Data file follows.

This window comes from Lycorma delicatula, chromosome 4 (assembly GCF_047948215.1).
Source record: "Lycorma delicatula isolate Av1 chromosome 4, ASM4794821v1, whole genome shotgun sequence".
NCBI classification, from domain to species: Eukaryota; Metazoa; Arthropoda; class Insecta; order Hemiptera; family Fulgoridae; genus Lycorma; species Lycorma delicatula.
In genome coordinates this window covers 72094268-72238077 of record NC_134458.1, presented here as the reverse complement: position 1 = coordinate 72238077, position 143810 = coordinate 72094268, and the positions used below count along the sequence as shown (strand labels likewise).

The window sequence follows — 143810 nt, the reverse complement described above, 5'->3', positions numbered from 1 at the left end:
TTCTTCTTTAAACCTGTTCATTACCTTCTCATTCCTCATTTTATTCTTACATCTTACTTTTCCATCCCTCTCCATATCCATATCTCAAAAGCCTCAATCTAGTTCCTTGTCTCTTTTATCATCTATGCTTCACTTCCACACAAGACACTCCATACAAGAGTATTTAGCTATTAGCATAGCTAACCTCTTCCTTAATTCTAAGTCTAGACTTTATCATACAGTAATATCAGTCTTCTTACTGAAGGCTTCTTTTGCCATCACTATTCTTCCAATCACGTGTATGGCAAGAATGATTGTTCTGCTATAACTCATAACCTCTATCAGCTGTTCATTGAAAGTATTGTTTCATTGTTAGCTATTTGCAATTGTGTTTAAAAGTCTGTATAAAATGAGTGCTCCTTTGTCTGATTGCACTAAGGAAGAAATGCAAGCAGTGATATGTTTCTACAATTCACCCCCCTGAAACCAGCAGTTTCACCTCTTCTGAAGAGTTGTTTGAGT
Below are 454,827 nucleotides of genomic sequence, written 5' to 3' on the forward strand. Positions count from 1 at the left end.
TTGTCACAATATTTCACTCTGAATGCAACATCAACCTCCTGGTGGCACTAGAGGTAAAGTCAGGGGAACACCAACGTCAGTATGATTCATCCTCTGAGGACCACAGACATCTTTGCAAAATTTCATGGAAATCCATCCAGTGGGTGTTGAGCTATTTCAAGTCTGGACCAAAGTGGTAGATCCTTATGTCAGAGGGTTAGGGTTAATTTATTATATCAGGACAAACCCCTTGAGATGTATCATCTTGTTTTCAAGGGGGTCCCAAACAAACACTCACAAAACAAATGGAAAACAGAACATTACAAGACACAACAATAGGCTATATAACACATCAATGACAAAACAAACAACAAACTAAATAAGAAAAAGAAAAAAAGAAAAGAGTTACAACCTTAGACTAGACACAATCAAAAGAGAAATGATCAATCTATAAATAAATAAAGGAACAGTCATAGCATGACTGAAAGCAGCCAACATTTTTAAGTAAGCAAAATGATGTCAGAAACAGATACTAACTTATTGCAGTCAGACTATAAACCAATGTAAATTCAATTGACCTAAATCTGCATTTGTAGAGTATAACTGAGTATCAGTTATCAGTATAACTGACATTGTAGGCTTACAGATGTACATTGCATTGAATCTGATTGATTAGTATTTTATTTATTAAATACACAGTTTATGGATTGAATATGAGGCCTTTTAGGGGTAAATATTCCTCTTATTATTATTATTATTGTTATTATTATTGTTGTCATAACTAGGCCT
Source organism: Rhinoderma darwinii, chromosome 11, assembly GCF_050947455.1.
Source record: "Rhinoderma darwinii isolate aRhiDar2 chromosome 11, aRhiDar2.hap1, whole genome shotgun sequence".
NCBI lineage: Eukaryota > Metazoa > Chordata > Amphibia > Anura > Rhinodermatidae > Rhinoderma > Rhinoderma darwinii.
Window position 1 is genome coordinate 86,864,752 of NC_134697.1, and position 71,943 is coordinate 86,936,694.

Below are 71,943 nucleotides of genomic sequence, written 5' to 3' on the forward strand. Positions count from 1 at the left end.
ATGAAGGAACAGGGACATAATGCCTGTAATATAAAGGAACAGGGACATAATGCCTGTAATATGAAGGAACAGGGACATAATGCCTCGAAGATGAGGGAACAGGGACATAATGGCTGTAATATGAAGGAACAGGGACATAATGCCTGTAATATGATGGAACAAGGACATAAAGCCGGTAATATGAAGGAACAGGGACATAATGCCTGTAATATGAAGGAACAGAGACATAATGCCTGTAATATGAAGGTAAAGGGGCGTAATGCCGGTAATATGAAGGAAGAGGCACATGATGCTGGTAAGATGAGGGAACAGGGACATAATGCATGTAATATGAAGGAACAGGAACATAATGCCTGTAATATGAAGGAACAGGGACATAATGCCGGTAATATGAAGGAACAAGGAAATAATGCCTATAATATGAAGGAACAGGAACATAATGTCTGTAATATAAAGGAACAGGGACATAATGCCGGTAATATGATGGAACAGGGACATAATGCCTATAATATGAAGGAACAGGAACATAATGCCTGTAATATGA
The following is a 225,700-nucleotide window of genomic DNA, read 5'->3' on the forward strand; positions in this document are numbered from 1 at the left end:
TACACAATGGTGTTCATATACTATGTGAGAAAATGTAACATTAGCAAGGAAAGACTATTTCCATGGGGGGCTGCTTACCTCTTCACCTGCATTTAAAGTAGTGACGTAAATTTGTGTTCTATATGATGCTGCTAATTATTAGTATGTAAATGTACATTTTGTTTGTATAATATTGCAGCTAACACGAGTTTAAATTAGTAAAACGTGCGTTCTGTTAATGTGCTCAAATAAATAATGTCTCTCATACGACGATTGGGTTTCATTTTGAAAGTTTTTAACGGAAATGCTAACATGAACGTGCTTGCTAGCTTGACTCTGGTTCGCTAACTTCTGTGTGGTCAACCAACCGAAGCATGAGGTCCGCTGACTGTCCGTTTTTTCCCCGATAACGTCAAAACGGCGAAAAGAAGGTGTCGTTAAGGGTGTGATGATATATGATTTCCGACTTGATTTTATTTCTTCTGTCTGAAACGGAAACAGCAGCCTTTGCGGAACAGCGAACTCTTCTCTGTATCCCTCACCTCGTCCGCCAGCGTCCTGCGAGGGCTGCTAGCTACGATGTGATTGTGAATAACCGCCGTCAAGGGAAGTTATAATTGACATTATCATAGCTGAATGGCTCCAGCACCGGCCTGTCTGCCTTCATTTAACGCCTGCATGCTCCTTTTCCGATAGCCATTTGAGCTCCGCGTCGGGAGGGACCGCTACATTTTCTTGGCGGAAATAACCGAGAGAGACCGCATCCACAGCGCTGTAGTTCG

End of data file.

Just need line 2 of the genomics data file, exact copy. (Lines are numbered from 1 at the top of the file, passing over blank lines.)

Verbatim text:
Source record: "Lycorma delicatula isolate Av1 chromosome 4, ASM4794821v1, whole genome shotgun sequence".